Positivism, realism, and the experiment

thing 1 thing 2Imre Lakatos wrote somewhere, and I can’t remember where, that if we are to talk of positivism then we must define what we mean before we start. In thinking about the possibilities for experimentation and realism I start by defining positivism before going on to consider Andrew Hawkins’ (2013) thoughtful methodological account of an experiment in realist research.

I draw on four ‘fundamental rules’ of positivism from Cohen (1980). First, pheomenalism, positivists banish the essence of things from any rational discussion. Their focus is observable manifestations. Second, is the rule of the nominal. In denominating particular instances of things, these things share the same fact, but this term does not relate to some general property. Third, is an assertion that there is a unity of science, which adheres to a specified and mutually understood set of rules. This allows for the design of definable forms of enquiry (also know as protocols) that are developed before the investigation and must be adhered to through any experiment. Finally, the findings from any enquiry must be reducible to normative statements that describe a fact in such a way that prediction can be made from that fact that allows for technical prescriptions to be made.

For realists each of these rules is problematic. Phenomenalism is an expression of a flat ontology, an assertion that all that can be learnt of the social world is observable in an empirical domain. Pejoratively, positivism is empiricist. Realists contend that social phenomena are far richer and deeper than this. They are, as Andrew Hawkins (2014) points out, stratified in some way, with mechanisms as powers, liabilities, and dispositions (many of which are not amenable to direct observation or measurement) acting in actual ways on the empirical and observable phenomena we seek to investigate and explain.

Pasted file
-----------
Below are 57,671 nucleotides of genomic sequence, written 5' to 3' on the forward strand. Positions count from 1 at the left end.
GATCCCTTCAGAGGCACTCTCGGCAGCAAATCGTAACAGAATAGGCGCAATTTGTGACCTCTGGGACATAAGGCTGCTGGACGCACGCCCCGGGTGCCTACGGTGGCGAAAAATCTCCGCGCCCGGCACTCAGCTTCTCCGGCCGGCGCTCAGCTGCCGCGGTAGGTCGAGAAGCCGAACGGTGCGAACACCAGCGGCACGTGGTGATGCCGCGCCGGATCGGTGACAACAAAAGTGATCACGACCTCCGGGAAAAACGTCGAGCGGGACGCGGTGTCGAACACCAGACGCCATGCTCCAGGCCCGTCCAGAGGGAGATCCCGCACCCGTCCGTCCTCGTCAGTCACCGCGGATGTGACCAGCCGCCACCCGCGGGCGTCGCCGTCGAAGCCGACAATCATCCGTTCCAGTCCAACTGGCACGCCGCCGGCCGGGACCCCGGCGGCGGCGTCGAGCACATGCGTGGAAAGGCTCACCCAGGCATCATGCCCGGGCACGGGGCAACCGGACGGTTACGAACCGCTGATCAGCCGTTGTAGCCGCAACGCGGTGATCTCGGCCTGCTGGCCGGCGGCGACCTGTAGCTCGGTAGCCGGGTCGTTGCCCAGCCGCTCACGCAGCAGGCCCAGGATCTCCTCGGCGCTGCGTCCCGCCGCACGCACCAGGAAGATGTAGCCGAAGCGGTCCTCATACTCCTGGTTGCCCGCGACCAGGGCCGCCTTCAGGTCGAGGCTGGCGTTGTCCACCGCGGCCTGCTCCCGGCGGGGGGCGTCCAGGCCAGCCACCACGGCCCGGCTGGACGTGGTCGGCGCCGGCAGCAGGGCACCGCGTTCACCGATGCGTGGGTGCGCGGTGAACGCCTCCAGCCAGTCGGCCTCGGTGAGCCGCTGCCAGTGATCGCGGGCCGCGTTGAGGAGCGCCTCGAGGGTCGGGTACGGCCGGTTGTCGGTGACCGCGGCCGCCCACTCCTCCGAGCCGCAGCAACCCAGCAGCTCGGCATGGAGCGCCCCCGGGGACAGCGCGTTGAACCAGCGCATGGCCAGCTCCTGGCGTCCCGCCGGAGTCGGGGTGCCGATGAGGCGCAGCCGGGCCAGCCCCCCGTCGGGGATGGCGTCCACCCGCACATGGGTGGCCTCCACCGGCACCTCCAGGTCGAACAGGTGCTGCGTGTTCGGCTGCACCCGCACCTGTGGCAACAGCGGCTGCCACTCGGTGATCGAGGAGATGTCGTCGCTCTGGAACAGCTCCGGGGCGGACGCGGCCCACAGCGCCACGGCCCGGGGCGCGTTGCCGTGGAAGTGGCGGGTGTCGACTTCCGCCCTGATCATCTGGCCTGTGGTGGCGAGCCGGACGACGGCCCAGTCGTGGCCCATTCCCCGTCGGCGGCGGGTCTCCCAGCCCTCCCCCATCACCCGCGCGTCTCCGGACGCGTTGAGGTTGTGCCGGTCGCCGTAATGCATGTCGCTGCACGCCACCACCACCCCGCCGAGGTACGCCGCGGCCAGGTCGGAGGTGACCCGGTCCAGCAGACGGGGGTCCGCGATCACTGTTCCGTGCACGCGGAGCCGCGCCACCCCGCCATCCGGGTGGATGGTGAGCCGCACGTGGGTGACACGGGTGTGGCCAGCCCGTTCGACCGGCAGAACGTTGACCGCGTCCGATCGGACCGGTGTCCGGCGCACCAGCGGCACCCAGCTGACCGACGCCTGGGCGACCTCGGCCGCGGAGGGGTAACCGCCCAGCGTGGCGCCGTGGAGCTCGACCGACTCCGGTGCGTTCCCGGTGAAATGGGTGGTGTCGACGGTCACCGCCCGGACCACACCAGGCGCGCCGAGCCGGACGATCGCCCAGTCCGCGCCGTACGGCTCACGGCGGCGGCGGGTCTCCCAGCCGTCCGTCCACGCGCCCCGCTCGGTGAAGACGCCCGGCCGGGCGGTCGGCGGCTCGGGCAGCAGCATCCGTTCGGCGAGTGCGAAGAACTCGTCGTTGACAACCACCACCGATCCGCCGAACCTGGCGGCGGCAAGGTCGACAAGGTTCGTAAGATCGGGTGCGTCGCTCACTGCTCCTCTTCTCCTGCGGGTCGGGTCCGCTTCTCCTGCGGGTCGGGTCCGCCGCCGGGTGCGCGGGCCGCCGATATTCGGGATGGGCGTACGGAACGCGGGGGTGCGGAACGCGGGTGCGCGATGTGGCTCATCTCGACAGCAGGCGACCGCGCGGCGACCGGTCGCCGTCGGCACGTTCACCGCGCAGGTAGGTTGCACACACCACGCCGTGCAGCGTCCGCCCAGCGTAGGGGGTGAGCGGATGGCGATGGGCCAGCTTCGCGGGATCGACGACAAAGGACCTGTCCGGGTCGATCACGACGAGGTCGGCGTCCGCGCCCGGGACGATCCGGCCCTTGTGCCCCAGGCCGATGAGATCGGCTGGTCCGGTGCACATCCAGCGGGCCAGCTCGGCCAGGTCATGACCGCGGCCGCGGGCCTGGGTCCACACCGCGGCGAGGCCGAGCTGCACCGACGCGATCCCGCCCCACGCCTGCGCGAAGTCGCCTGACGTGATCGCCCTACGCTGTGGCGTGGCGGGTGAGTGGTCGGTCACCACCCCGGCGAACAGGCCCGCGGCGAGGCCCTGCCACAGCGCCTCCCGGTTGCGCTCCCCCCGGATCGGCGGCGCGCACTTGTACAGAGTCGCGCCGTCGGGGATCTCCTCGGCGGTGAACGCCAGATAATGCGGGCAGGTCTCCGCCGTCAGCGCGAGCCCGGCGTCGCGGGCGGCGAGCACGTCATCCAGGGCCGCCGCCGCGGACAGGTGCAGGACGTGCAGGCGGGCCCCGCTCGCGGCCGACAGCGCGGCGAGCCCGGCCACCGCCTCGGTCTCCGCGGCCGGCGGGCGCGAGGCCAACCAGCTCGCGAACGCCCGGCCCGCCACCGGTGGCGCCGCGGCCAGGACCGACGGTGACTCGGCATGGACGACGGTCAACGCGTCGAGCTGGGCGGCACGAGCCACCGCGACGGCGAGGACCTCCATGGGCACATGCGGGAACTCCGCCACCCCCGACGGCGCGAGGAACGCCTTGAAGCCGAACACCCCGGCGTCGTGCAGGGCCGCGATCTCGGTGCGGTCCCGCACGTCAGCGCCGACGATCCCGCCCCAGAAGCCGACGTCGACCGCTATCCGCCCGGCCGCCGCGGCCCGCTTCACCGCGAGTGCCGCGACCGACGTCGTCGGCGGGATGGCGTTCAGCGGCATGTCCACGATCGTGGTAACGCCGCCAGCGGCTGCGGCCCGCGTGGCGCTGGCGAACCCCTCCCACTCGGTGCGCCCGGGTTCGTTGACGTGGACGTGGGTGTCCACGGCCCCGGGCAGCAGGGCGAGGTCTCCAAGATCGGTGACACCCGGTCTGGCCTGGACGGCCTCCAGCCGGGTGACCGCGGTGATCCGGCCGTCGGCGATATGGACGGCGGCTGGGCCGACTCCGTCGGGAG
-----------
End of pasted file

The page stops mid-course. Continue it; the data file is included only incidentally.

The unwillingness in positivism to recognise (and name) the cause of things inevitably leads to nominalism. This, for realists, is an abstraction of that which can be observed (as a regularity or outcome for instance) from the ‘ugly circumlocution’ (Pawson, 2013:21) of context and mechanisms of which they are part. Nominalism is reduction. It is also reification.

Things (often called variables) shorn of their relations are essential for positivists to proceed (Byrne, 2002). In this state are they amenable to rule-laden investigation. There are no relationships to complicate investigation. Only that which can be acted upon and instrumentally measured in some way is permissible. Validity lies in the design of the procedure. Design, therefore, is valorised at the expense of creativity, ideas, and interpretation. For realists, the rigour of design is important but the direction of decision making is quite different. Experiments are well designed in the service of ideas to which they are subordinate.